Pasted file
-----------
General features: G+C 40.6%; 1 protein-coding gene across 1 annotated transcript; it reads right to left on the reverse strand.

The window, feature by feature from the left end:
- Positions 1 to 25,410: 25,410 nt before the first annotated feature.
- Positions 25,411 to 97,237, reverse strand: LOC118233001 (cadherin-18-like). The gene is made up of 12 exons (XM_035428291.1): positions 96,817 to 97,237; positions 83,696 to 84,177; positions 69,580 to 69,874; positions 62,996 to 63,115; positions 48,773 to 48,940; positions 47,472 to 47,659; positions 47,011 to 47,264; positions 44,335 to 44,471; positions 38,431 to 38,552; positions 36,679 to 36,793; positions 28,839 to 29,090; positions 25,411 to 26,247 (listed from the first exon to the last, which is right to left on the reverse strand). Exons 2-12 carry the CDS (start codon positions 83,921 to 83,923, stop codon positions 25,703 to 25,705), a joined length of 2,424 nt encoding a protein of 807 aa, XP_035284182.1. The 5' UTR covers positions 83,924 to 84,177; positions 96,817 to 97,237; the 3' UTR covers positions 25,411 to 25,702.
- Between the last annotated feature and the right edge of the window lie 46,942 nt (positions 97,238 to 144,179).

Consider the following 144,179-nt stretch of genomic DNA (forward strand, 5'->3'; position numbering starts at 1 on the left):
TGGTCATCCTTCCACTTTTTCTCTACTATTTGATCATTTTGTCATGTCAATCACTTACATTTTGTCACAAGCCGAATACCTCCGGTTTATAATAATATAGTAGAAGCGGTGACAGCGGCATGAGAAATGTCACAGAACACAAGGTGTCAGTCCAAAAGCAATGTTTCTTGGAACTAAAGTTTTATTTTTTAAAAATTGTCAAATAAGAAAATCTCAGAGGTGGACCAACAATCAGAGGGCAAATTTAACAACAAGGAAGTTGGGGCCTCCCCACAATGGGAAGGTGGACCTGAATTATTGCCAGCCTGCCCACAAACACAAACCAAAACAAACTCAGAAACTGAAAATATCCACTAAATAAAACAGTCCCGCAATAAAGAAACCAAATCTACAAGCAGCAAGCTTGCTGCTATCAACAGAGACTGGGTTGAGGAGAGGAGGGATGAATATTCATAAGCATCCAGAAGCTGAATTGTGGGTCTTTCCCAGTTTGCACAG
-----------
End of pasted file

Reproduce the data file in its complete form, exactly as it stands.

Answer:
General features: G+C 40.6%; 1 protein-coding gene across 1 annotated transcript; it reads right to left on the reverse strand.

The window, feature by feature from the left end:
- Positions 1 to 25,410: 25,410 nt before the first annotated feature.
- Positions 25,411 to 97,237, reverse strand: LOC118233001 (cadherin-18-like). The gene is made up of 12 exons (XM_035428291.1): positions 96,817 to 97,237; positions 83,696 to 84,177; positions 69,580 to 69,874; positions 62,996 to 63,115; positions 48,773 to 48,940; positions 47,472 to 47,659; positions 47,011 to 47,264; positions 44,335 to 44,471; positions 38,431 to 38,552; positions 36,679 to 36,793; positions 28,839 to 29,090; positions 25,411 to 26,247 (listed from the first exon to the last, which is right to left on the reverse strand). Exons 2-12 carry the CDS (start codon positions 83,921 to 83,923, stop codon positions 25,703 to 25,705), a joined length of 2,424 nt encoding a protein of 807 aa, XP_035284182.1. The 5' UTR covers positions 83,924 to 84,177; positions 96,817 to 97,237; the 3' UTR covers positions 25,411 to 25,702.
- Between the last annotated feature and the right edge of the window lie 46,942 nt (positions 97,238 to 144,179).

Consider the following 144,179-nt stretch of genomic DNA (forward strand, 5'->3'; position numbering starts at 1 on the left):
TGGTCATCCTTCCACTTTTTCTCTACTATTTGATCATTTTGTCATGTCAATCACTTACATTTTGTCACAAGCCGAATACCTCCGGTTTATAATAATATAGTAGAAGCGGTGACAGCGGCATGAGAAATGTCACAGAACACAAGGTGTCAGTCCAAAAGCAATGTTTCTTGGAACTAAAGTTTTATTTTTTAAAAATTGTCAAATAAGAAAATCTCAGAGGTGGACCAACAATCAGAGGGCAAATTTAACAACAAGGAAGTTGGGGCCTCCCCACAATGGGAAGGTGGACCTGAATTATTGCCAGCCTGCCCACAAACACAAACCAAAACAAACTCAGAAACTGAAAATATCCACTAAATAAAACAGTCCCGCAATAAAGAAACCAAATCTACAAGCAGCAAGCTTGCTGCTATCAACAGAGACTGGGTTGAGGAGAGGAGGGATGAATATTCATAAGCATCCAGAAGCTGAATTGTGGGTCTTTCCCAGTTTGCACAG